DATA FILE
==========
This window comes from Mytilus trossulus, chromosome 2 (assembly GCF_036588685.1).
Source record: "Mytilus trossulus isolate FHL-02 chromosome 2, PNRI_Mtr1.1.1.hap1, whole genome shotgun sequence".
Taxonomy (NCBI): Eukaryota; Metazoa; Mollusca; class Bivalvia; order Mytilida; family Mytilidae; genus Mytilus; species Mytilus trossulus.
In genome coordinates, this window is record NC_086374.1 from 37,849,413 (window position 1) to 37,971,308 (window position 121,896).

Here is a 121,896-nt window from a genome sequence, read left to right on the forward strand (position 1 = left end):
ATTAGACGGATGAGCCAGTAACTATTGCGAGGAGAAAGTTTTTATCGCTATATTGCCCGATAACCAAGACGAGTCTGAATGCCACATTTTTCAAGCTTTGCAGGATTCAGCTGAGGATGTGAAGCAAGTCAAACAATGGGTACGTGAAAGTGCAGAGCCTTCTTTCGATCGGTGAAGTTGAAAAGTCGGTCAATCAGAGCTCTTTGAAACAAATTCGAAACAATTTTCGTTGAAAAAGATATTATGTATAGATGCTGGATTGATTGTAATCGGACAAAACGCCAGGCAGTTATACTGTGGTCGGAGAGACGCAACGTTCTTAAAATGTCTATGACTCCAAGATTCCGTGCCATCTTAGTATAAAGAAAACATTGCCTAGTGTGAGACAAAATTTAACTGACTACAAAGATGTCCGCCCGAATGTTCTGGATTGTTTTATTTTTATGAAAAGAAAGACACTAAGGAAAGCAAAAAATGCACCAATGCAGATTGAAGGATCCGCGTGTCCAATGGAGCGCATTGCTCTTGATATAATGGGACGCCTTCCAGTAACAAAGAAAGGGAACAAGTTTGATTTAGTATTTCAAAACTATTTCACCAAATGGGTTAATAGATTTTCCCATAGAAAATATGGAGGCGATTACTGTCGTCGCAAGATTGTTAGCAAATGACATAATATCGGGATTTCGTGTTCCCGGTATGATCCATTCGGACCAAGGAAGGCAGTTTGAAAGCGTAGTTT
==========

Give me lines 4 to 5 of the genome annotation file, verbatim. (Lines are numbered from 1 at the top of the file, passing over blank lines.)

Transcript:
In genome coordinates, this window is record NC_086374.1 from 37,849,413 (window position 1) to 37,971,308 (window position 121,896).

Here is a 121,896-nt window from a genome sequence, read left to right on the forward strand (position 1 = left end):